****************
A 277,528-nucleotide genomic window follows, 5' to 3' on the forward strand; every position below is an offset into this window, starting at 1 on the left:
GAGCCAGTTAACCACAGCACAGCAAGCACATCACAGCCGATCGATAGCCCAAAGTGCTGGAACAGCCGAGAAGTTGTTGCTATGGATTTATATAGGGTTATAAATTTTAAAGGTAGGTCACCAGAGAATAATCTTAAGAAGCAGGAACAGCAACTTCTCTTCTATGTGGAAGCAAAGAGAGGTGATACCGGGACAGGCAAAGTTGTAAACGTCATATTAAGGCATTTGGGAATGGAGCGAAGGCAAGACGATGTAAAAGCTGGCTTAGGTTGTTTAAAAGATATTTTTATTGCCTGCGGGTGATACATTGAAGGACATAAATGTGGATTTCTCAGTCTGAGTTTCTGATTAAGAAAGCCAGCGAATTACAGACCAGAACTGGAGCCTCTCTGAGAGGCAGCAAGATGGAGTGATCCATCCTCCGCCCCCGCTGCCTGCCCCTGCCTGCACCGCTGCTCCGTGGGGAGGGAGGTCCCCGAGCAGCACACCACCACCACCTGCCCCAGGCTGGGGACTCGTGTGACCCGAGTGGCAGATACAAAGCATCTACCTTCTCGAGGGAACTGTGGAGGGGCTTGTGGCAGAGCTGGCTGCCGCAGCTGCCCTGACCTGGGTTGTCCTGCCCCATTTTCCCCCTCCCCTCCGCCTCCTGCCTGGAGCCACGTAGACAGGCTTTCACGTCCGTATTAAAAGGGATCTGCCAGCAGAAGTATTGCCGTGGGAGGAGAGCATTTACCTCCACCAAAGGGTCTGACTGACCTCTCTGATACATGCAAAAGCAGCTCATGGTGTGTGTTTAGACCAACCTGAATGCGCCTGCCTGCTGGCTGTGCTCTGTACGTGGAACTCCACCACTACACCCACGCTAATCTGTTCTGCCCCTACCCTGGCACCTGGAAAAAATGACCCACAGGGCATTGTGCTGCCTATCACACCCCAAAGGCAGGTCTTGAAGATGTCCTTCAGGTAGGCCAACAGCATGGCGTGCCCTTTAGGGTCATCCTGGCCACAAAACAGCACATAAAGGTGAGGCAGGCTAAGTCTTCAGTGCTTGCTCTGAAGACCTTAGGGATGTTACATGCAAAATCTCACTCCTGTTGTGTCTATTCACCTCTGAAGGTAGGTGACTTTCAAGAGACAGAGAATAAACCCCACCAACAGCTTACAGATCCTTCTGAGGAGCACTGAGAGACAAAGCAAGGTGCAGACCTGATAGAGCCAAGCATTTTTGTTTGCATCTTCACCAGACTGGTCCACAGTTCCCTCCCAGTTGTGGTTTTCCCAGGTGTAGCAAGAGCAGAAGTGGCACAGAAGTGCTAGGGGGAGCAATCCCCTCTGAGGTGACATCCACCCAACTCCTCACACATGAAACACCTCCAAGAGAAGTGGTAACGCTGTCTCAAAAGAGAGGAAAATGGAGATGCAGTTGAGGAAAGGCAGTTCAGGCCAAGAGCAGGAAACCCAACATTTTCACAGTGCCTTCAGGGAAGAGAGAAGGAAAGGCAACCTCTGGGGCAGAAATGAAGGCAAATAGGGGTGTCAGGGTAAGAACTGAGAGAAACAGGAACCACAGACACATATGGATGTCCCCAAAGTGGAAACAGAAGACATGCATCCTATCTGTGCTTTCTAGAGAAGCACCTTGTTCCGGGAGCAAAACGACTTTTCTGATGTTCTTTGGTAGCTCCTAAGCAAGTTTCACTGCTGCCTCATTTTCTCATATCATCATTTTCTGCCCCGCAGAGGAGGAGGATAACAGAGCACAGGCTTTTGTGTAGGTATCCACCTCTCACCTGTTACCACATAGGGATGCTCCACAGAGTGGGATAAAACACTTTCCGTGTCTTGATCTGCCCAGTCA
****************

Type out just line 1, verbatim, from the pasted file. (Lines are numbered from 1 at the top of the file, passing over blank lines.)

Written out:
A 277,528-nucleotide genomic window follows, 5' to 3' on the forward strand; every position below is an offset into this window, starting at 1 on the left: